THE JESUS LIZARD: In 2004, Harvard researchers discovered how basilisk lizards (sometimes called “Jesus lizards” because they appear to walk on water) manage to run across the surface of water on their two hind legs, with front arms outstretched. They move at speeds faster than 1.5 meters per second, comparable to a human running 65 MPH. The lizard first slaps the water with its web-like foot, strokes downward with an elliptical motion to create an air pocket, and then pulls its foot out of the water by curling its toes inward. By repeating this sequence up to 10 times a second, it generates sufficient forward thrust and lift to run on water without tipping over or sinking.

WHAT IS BIOMIMICRY: Biomimicry is a field in which scientists, engineers, and even architects study models and concepts found in nature, and try to use them to design new technologies. It as a design principle that seeks sustainable solutions to human problems by emulating nature’s time-tested patterns and strategies. Nature fits form to function, rewards cooperation, and banks on diversity. For instance, the Eastgate Building in Harare, Zimbabwe, is the country’s largest commercial and shopping complex, and yet it uses less than 10 percent of the energy consumed by a conventional building of its size, because there is no central air conditioning and only a minimal heating system. The design follows the cooling and heating principles used in the region’s termite mounds.

The Institute of Electrical and Electronics Engineers, Inc., contributed to the information contained in the TV portion of this report.

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Nature’s Insect Repellents Discovered

Science (July 17, 2010) — In the battle between insect predators and their prey, chemical signals called kairomones serve as an early-warning system. Pervasively emitted by the predators, the compounds are detected by their prey, and can even trigger adaptations, such a change in body size or armor, that help protect the prey. But as widespread as kairomones are in the insect world, their chemical identity has remained largely unknown. New research by Rockefeller University’s Joel E. Cohen and colleagues at the University of Haifa in Israel has identified two compounds emitted by mosquito predators that make the mosquitoes less inclined to lay eggs in pools of water.

The findings, published in the July issue of Ecology Letters, may provide new environmentally friendly tactics for repelling and controlling disease-carrying insects.

Many animals use chemicals to communicate with each other. Pheromones, which influence social and reproductive behaviors within a particular species, are probably the best known and studied. Kairomones are produced by an individual of one species and received by an individual of a different species, with the receiving species often benefiting at the expense of the donor.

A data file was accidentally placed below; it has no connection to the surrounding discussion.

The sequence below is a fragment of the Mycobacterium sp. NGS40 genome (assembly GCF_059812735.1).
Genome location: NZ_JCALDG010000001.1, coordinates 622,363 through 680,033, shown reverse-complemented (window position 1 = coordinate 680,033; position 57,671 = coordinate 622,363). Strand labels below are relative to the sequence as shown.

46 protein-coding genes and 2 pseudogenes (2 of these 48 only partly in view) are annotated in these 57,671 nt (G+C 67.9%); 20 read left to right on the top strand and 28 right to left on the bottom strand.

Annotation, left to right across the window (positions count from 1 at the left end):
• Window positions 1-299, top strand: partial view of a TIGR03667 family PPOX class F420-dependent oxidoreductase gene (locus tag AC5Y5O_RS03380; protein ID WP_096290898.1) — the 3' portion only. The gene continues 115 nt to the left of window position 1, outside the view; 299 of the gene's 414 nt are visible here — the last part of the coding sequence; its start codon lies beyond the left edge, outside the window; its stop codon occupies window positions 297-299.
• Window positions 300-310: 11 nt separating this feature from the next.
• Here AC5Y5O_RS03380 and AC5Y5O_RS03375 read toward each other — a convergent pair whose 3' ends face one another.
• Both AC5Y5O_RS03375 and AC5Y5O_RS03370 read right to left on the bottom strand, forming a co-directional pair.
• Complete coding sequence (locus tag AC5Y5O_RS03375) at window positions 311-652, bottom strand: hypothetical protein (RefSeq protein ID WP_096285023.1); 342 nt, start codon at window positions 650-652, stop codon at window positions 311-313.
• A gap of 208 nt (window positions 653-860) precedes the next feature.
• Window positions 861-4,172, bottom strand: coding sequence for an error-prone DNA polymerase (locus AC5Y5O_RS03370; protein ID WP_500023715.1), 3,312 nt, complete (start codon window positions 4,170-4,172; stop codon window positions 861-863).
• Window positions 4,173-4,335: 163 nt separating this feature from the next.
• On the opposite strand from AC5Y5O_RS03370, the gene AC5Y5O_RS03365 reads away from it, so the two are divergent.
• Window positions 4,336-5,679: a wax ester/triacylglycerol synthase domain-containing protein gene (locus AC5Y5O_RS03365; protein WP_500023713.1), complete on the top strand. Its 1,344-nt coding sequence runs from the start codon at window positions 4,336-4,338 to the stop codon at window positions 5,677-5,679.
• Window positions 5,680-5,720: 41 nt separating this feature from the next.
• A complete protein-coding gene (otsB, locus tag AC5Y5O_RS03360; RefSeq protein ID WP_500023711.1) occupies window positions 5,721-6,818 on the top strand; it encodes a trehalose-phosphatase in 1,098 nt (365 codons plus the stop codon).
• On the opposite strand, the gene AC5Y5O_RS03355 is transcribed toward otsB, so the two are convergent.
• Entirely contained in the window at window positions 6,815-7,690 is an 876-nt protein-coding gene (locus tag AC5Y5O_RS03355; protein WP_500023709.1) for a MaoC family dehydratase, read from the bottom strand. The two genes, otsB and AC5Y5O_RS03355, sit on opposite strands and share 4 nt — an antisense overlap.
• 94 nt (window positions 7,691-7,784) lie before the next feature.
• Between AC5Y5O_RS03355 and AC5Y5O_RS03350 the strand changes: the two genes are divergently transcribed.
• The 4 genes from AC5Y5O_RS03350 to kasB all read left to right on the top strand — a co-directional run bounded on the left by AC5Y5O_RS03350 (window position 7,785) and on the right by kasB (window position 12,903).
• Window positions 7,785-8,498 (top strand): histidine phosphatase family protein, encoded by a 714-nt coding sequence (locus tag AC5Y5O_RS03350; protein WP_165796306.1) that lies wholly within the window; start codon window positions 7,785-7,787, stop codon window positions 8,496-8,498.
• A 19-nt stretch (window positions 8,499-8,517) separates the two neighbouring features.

Cohen and his Israeli colleagues focused on the interaction between two insect species found in temporary pools of the Mediterranean and the Middle East: larvae of the mosquito C. longiareolata and its predator, the backswimmer N. maculata. When the arriving female mosquitoes detect a chemical emitted by the backswimmer, they are less likely to lay eggs in that pool.

To reproduce conditions of temporary pools in the field, the researchers used aged tap water with fish food added as a source of nutrients. Individual backswimmers were then placed in vials containing samples of the temporary pools, and air samples were collected from the headspace within the vials. The researchers used gas chromatography-mass spectrometry to analyze the chemicals emitted by the backswimmers.

Cohen and his colleagues identified two chemicals, hydrocarbons called n-heneicosane and n-tricosane, which repelled egg-laying by mosquitoes at the concentrations of those compounds found in nature. Together, the two chemicals had an additive effect.

Since the mosquitoes can detect the backswimmer’s kairomones from above the water’s surface, predator-released kairomones can reduce the mosquito’s immediate risk of predation, says Cohen. But they also increase the female mosquito’s chance of dying from other causes before she finds a pool safe for her to lay her eggs in.

“That’s why we think these chemicals could be a useful part of a strategy to control the population size of mosquitoes,” says Cohen, who is the Abby Mauzé Rockefeller Professor and head of the Laboratory of Populations. “We started this work from very basic curiosity about how food webs and predator-prey interactions work, but we now see unexpected practical applications. These newly identified compounds, and others that remain to be discovered, might be effective in controlling populations of disease-carrying insects. It’s far too soon to say, but there’s the possibility of an advance in the battle against infectious disease.”

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Plant Extract May Be Effective Against

Inflammatory Bowel Disease

Science (July 11, 2010) — A South Dakota State University scientist’s research shows an extract made from a food plant in the Brassica family was effective in alleviating signs of ulcerative colitis, an inflammatory bowel condition, in mice.

The ongoing study by associate professor Moul Dey in SDSU’s Department of Health and Nutritional Sciences — funded by the National Institutes of Health — moves on now to examine the potential use of the plant extract against colon cancer.